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Water wise: How rivers shaped a colony


Wegman, I, Water wise: How rivers shaped a colony, Tasmanian Historical Research Association. Papers and Proceedings, 65, (3) pp. 45-60. ISSN 0039-9809 (2018) [Non Refereed Article]

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For the Europeans at Risdon Cove, 16 October 1803 looked like a normal day for their fledgling camp. Normal, of course, being a relative term here. The site was probably bustling, as the newcomers set about making their presence permanent on the edge of the River Derwent. Without fanfare, the 29-year-old Irishman James Meehan departed from the camp. His task was to survey the land around the River Derwent for ten to twelve miles (about 18 km) from the camp. He was looking for land with rich soils and river access, that could be farmed easily for useful timbers and other resources. He noted down lands that would not be productive, while measuring distances, and marking trees for future reference. His discoveries would guide the earliest European forays into farming along the River Derwent, as both free and convict settlers received their land grants.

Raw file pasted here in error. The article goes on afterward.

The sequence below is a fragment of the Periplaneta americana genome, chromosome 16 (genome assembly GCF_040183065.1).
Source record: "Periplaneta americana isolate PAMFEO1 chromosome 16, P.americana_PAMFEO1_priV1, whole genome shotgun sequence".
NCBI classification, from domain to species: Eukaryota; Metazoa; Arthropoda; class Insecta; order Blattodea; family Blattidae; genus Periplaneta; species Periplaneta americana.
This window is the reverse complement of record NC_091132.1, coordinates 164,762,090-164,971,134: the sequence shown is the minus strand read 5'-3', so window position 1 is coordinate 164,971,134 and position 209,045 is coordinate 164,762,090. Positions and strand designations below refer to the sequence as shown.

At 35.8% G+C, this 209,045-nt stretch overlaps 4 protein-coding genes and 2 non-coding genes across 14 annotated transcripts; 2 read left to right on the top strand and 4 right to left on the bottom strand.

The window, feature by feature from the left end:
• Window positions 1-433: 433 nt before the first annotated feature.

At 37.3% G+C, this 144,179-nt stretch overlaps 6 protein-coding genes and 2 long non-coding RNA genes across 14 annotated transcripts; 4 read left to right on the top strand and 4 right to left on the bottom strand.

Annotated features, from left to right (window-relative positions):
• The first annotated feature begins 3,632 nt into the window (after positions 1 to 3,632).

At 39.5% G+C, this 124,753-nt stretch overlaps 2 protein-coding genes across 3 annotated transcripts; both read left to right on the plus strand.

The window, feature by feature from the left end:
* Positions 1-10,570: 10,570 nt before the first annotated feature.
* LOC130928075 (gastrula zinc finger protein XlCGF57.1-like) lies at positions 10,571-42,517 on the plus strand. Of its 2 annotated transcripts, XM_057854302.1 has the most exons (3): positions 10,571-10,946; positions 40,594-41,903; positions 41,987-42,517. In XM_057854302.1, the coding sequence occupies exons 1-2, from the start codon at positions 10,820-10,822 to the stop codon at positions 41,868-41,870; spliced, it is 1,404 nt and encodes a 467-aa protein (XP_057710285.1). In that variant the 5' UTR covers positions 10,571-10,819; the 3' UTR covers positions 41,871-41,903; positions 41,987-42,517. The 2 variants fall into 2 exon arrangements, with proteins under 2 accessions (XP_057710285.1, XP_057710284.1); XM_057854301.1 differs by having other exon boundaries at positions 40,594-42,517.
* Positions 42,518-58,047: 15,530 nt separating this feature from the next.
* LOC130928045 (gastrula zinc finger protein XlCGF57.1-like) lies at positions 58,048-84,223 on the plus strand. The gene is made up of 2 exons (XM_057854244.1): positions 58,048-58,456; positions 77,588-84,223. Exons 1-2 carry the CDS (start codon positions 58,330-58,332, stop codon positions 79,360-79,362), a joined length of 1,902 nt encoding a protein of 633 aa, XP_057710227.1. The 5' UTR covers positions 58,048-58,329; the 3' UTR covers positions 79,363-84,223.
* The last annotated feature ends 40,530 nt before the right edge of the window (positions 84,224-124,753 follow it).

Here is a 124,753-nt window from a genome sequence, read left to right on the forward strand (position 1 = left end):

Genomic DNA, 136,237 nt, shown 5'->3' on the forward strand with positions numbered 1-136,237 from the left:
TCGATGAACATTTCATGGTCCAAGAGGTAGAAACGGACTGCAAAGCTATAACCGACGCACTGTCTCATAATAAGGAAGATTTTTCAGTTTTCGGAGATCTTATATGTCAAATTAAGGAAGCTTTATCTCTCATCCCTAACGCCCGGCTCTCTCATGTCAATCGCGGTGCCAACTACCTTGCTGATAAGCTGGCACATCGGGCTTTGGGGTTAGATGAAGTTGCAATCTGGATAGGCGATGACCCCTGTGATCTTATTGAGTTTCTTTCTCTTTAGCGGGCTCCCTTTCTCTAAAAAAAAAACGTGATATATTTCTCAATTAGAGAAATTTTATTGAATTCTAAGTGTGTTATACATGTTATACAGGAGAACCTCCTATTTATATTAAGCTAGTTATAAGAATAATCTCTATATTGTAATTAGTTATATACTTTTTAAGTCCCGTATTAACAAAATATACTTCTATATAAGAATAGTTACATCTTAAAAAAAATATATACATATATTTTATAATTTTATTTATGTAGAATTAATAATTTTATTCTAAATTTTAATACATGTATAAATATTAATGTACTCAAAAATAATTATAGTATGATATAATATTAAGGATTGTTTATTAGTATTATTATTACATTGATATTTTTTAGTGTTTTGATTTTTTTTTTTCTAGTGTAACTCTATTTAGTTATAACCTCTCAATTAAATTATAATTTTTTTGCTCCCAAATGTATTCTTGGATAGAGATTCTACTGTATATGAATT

Item Details

Item Type:Non Refereed Article
Keywords:Van Diemen's Land, land grants, mapping, history, rivers
Research Division:History, Heritage and Archaeology
Research Group:Historical studies
Research Field:Australian history
Objective Division:Expanding Knowledge
Objective Group:Expanding knowledge
Objective Field:Expanding knowledge in history, heritage and archaeology
UTAS Author:Wegman, I (Dr Imogen Wegman)
ID Code:130363
Year Published:2018
Deposited By:Office of the School of Humanities
Deposited On:2019-01-22
Last Modified:2019-01-23

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